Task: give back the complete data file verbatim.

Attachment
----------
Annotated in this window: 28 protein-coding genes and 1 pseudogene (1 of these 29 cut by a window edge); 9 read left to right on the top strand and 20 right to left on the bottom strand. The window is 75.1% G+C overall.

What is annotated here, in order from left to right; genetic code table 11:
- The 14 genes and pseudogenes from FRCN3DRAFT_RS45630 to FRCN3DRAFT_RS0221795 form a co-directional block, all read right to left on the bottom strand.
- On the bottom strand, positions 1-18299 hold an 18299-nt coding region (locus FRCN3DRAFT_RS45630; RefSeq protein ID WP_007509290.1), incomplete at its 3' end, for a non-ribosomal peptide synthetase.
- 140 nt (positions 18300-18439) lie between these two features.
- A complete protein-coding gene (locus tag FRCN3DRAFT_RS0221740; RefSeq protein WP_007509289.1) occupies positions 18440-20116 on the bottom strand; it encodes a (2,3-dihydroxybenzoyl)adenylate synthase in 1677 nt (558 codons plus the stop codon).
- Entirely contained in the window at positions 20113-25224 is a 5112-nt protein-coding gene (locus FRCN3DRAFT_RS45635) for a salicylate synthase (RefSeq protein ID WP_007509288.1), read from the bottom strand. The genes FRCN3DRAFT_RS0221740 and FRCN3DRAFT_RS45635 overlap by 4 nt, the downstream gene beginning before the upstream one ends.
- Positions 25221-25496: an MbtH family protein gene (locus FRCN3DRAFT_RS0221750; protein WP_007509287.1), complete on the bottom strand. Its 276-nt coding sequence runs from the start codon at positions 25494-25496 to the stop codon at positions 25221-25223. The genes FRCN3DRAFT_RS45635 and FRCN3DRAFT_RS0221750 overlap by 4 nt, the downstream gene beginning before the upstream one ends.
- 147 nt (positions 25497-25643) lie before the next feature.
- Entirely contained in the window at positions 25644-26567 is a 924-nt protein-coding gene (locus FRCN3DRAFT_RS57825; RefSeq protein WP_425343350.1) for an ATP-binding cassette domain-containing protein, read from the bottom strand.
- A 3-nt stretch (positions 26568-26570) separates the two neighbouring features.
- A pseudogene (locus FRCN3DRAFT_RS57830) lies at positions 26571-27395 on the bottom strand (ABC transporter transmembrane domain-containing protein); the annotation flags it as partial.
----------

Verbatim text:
Annotated in this window: 28 protein-coding genes and 1 pseudogene (1 of these 29 cut by a window edge); 9 read left to right on the top strand and 20 right to left on the bottom strand. The window is 75.1% G+C overall.

What is annotated here, in order from left to right; genetic code table 11:
- The 14 genes and pseudogenes from FRCN3DRAFT_RS45630 to FRCN3DRAFT_RS0221795 form a co-directional block, all read right to left on the bottom strand.
- On the bottom strand, positions 1-18299 hold an 18299-nt coding region (locus FRCN3DRAFT_RS45630; RefSeq protein ID WP_007509290.1), incomplete at its 3' end, for a non-ribosomal peptide synthetase.
- 140 nt (positions 18300-18439) lie between these two features.
- A complete protein-coding gene (locus tag FRCN3DRAFT_RS0221740; RefSeq protein WP_007509289.1) occupies positions 18440-20116 on the bottom strand; it encodes a (2,3-dihydroxybenzoyl)adenylate synthase in 1677 nt (558 codons plus the stop codon).
- Entirely contained in the window at positions 20113-25224 is a 5112-nt protein-coding gene (locus FRCN3DRAFT_RS45635) for a salicylate synthase (RefSeq protein ID WP_007509288.1), read from the bottom strand. The genes FRCN3DRAFT_RS0221740 and FRCN3DRAFT_RS45635 overlap by 4 nt, the downstream gene beginning before the upstream one ends.
- Positions 25221-25496: an MbtH family protein gene (locus FRCN3DRAFT_RS0221750; protein WP_007509287.1), complete on the bottom strand. Its 276-nt coding sequence runs from the start codon at positions 25494-25496 to the stop codon at positions 25221-25223. The genes FRCN3DRAFT_RS45635 and FRCN3DRAFT_RS0221750 overlap by 4 nt, the downstream gene beginning before the upstream one ends.
- 147 nt (positions 25497-25643) lie before the next feature.
- Entirely contained in the window at positions 25644-26567 is a 924-nt protein-coding gene (locus FRCN3DRAFT_RS57825; RefSeq protein WP_425343350.1) for an ATP-binding cassette domain-containing protein, read from the bottom strand.
- A 3-nt stretch (positions 26568-26570) separates the two neighbouring features.
- A pseudogene (locus FRCN3DRAFT_RS57830) lies at positions 26571-27395 on the bottom strand (ABC transporter transmembrane domain-containing protein); the annotation flags it as partial.